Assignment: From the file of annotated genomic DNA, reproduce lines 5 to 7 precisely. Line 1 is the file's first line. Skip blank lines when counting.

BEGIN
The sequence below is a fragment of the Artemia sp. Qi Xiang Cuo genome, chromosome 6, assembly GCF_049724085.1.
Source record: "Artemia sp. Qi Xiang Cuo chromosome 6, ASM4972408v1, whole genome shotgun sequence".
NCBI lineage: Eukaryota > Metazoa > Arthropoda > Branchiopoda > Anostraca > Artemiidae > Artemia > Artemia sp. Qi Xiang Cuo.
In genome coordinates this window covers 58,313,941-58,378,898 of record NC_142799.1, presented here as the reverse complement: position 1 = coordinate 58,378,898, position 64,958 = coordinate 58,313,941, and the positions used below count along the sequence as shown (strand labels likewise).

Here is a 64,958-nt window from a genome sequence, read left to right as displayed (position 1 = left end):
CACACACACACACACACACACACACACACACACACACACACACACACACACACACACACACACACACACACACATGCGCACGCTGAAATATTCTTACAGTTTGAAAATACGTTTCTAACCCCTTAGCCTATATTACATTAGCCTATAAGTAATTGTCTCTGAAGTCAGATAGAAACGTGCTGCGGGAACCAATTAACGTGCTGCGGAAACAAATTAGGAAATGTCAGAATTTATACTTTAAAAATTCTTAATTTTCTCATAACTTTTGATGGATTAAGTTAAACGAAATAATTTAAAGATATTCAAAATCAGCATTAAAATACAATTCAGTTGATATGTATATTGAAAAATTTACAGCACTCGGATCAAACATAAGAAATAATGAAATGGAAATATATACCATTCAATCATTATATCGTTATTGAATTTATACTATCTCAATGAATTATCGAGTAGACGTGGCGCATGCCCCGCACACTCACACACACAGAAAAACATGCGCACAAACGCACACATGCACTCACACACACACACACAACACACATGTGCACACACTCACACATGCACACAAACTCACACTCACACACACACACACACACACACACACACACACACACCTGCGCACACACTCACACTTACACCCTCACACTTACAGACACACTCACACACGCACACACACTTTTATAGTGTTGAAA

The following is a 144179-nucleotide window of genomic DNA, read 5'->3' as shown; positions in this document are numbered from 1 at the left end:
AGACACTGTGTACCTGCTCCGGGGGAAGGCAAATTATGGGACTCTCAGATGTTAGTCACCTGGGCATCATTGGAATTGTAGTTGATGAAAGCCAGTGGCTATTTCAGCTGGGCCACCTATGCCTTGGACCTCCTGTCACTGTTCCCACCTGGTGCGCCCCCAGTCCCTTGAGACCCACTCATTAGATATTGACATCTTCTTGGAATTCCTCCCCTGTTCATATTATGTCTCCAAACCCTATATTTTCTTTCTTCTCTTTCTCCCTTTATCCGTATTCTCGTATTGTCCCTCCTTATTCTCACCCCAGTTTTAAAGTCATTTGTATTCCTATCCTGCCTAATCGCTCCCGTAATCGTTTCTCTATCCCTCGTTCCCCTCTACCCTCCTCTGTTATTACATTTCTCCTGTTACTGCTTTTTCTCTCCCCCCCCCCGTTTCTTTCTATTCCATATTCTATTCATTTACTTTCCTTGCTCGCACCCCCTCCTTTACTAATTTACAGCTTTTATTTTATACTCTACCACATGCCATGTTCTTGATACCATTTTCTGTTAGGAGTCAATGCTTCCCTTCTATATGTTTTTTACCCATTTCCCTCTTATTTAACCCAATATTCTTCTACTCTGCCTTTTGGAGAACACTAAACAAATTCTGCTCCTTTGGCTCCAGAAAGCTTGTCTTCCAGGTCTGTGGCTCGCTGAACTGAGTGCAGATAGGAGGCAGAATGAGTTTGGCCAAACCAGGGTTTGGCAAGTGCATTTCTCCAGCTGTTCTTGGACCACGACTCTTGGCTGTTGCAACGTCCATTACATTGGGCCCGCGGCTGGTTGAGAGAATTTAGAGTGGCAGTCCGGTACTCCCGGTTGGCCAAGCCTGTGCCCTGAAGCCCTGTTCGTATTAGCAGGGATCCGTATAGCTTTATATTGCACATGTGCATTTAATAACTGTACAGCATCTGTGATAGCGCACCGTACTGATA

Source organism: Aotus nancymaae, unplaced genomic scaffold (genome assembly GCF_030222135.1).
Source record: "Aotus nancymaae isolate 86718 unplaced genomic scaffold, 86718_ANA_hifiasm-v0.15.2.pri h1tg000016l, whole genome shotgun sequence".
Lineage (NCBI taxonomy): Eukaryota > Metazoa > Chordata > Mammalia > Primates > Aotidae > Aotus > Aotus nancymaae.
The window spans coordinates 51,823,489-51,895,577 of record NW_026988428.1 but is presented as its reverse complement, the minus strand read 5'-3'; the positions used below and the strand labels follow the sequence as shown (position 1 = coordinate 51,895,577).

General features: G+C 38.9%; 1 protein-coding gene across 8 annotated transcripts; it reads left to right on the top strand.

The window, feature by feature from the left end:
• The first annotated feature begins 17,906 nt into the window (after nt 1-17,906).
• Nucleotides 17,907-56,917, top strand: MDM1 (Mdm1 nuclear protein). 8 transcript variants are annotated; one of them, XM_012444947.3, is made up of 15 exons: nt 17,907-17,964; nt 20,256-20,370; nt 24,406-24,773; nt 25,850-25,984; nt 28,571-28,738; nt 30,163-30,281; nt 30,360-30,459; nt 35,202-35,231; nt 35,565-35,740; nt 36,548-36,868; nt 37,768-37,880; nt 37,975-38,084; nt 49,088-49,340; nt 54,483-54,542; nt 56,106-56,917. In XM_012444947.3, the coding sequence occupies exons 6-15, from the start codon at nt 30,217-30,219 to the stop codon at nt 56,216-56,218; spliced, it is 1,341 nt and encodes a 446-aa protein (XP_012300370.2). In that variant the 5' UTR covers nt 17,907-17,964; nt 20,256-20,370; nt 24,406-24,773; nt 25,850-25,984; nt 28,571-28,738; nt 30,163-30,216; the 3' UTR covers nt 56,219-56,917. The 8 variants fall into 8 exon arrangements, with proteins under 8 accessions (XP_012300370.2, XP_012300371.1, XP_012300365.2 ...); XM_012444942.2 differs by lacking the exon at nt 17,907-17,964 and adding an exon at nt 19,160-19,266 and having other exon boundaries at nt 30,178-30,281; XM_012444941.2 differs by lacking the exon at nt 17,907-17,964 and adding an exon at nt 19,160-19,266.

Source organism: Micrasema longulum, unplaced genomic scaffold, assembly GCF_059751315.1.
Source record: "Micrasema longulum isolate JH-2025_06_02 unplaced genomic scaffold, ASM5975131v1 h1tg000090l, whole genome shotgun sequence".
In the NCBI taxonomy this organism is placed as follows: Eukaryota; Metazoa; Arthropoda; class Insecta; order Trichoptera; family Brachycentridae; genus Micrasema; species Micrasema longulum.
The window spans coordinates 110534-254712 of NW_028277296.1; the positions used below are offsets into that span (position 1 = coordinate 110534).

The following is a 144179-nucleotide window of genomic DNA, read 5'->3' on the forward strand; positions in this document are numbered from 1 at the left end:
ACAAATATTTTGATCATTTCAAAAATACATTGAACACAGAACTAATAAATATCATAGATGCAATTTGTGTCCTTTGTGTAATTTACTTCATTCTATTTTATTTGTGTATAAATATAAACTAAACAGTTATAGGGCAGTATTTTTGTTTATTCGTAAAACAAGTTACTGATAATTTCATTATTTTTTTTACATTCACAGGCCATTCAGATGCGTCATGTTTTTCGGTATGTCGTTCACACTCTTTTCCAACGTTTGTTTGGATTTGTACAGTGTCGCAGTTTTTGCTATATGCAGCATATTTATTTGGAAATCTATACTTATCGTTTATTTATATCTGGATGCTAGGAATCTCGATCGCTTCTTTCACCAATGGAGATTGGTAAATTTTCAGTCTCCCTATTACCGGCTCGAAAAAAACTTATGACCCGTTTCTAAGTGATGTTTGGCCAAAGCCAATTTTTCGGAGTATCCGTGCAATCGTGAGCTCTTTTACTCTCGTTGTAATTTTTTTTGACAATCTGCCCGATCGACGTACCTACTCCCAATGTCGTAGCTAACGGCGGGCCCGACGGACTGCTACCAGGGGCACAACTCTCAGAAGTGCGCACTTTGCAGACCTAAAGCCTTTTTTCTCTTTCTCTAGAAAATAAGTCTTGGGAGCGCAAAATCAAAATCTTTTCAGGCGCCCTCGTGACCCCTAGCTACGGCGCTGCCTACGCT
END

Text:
Here is a 64,958-nt window from a genome sequence, read left to right as displayed (position 1 = left end):
CACACACACACACACACACACACACACACACACACACACACACACACACACACACACACACACACACACACACATGCGCACGCTGAAATATTCTTACAGTTTGAAAATACGTTTCTAACCCCTTAGCCTATATTACATTAGCCTATAAGTAATTGTCTCTGAAGTCAGATAGAAACGTGCTGCGGGAACCAATTAACGTGCTGCGGAAACAAATTAGGAAATGTCAGAATTTATACTTTAAAAATTCTTAATTTTCTCATAACTTTTGATGGATTAAGTTAAACGAAATAATTTAAAGATATTCAAAATCAGCATTAAAATACAATTCAGTTGATATGTATATTGAAAAATTTACAGCACTCGGATCAAACATAAGAAATAATGAAATGGAAATATATACCATTCAATCATTATATCGTTATTGAATTTATACTATCTCAATGAATTATCGAGTAGACGTGGCGCATGCCCCGCACACTCACACACACAGAAAAACATGCGCACAAACGCACACATGCACTCACACACACACACACAACACACATGTGCACACACTCACACATGCACACAAACTCACACTCACACACACACACACACACACACACACACACACACACCTGCGCACACACTCACACTTACACCCTCACACTTACAGACACACTCACACACGCACACACACTTTTATAGTGTTGAAA

The following is a 144179-nucleotide window of genomic DNA, read 5'->3' as shown; positions in this document are numbered from 1 at the left end: